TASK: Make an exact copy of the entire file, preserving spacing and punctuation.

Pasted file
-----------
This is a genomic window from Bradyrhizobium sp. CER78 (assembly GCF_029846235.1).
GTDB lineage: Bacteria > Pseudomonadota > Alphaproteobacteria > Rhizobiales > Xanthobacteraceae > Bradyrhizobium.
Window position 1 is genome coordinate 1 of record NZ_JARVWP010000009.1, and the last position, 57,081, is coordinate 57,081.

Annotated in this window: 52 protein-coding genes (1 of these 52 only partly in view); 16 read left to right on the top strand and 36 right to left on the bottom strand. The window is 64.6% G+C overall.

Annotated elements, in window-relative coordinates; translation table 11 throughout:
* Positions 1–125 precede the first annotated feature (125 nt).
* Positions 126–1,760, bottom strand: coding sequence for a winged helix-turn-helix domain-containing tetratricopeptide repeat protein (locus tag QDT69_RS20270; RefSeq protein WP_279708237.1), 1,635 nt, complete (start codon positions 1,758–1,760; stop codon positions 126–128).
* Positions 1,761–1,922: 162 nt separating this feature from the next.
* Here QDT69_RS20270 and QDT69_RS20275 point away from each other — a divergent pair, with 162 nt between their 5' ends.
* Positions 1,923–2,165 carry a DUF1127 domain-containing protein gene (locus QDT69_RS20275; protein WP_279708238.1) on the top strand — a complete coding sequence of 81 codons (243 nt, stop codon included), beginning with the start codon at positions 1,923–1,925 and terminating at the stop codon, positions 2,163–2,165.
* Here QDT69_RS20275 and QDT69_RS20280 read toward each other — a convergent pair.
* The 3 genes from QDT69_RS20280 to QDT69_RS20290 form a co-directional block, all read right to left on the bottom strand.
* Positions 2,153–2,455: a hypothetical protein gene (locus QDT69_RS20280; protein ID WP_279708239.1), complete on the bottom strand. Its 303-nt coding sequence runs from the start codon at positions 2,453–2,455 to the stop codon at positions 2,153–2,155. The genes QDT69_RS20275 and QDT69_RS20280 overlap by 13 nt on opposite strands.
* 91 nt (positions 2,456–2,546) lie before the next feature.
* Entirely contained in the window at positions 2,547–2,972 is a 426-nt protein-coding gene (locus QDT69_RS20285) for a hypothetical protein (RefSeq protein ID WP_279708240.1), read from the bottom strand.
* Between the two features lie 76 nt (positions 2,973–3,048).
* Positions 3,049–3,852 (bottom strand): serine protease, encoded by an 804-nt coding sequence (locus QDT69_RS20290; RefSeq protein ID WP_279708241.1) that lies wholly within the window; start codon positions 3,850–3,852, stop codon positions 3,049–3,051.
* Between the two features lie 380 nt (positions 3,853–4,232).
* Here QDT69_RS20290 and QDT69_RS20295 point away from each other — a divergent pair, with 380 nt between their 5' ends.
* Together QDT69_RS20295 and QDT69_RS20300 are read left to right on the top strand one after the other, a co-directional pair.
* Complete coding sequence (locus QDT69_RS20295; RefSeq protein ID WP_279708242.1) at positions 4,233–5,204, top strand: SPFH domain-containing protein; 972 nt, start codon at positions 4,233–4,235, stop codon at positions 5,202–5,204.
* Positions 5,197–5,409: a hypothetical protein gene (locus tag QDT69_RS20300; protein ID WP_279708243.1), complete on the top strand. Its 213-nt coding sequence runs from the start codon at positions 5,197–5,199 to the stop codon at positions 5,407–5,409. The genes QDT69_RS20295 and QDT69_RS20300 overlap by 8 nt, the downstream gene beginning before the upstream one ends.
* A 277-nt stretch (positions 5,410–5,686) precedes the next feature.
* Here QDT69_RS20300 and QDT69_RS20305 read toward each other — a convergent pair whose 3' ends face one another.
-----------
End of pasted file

This is a genomic window from Bradyrhizobium sp. CER78 (assembly GCF_029846235.1).
GTDB lineage: Bacteria > Pseudomonadota > Alphaproteobacteria > Rhizobiales > Xanthobacteraceae > Bradyrhizobium.
Window position 1 is genome coordinate 1 of record NZ_JARVWP010000009.1, and the last position, 57,081, is coordinate 57,081.

Annotated in this window: 52 protein-coding genes (1 of these 52 only partly in view); 16 read left to right on the top strand and 36 right to left on the bottom strand. The window is 64.6% G+C overall.

Annotated elements, in window-relative coordinates; translation table 11 throughout:
* Positions 1–125 precede the first annotated feature (125 nt).
* Positions 126–1,760, bottom strand: coding sequence for a winged helix-turn-helix domain-containing tetratricopeptide repeat protein (locus tag QDT69_RS20270; RefSeq protein WP_279708237.1), 1,635 nt, complete (start codon positions 1,758–1,760; stop codon positions 126–128).
* Positions 1,761–1,922: 162 nt separating this feature from the next.
* Here QDT69_RS20270 and QDT69_RS20275 point away from each other — a divergent pair, with 162 nt between their 5' ends.
* Positions 1,923–2,165 carry a DUF1127 domain-containing protein gene (locus QDT69_RS20275; protein WP_279708238.1) on the top strand — a complete coding sequence of 81 codons (243 nt, stop codon included), beginning with the start codon at positions 1,923–1,925 and terminating at the stop codon, positions 2,163–2,165.
* Here QDT69_RS20275 and QDT69_RS20280 read toward each other — a convergent pair.
* The 3 genes from QDT69_RS20280 to QDT69_RS20290 form a co-directional block, all read right to left on the bottom strand.
* Positions 2,153–2,455: a hypothetical protein gene (locus QDT69_RS20280; protein ID WP_279708239.1), complete on the bottom strand. Its 303-nt coding sequence runs from the start codon at positions 2,453–2,455 to the stop codon at positions 2,153–2,155. The genes QDT69_RS20275 and QDT69_RS20280 overlap by 13 nt on opposite strands.
* 91 nt (positions 2,456–2,546) lie before the next feature.
* Entirely contained in the window at positions 2,547–2,972 is a 426-nt protein-coding gene (locus QDT69_RS20285) for a hypothetical protein (RefSeq protein ID WP_279708240.1), read from the bottom strand.
* Between the two features lie 76 nt (positions 2,973–3,048).
* Positions 3,049–3,852 (bottom strand): serine protease, encoded by an 804-nt coding sequence (locus QDT69_RS20290; RefSeq protein ID WP_279708241.1) that lies wholly within the window; start codon positions 3,850–3,852, stop codon positions 3,049–3,051.
* Between the two features lie 380 nt (positions 3,853–4,232).
* Here QDT69_RS20290 and QDT69_RS20295 point away from each other — a divergent pair, with 380 nt between their 5' ends.
* Together QDT69_RS20295 and QDT69_RS20300 are read left to right on the top strand one after the other, a co-directional pair.
* Complete coding sequence (locus QDT69_RS20295; RefSeq protein ID WP_279708242.1) at positions 4,233–5,204, top strand: SPFH domain-containing protein; 972 nt, start codon at positions 4,233–4,235, stop codon at positions 5,202–5,204.
* Positions 5,197–5,409: a hypothetical protein gene (locus tag QDT69_RS20300; protein ID WP_279708243.1), complete on the top strand. Its 213-nt coding sequence runs from the start codon at positions 5,197–5,199 to the stop codon at positions 5,407–5,409. The genes QDT69_RS20295 and QDT69_RS20300 overlap by 8 nt, the downstream gene beginning before the upstream one ends.
* A 277-nt stretch (positions 5,410–5,686) precedes the next feature.
* Here QDT69_RS20300 and QDT69_RS20305 read toward each other — a convergent pair whose 3' ends face one another.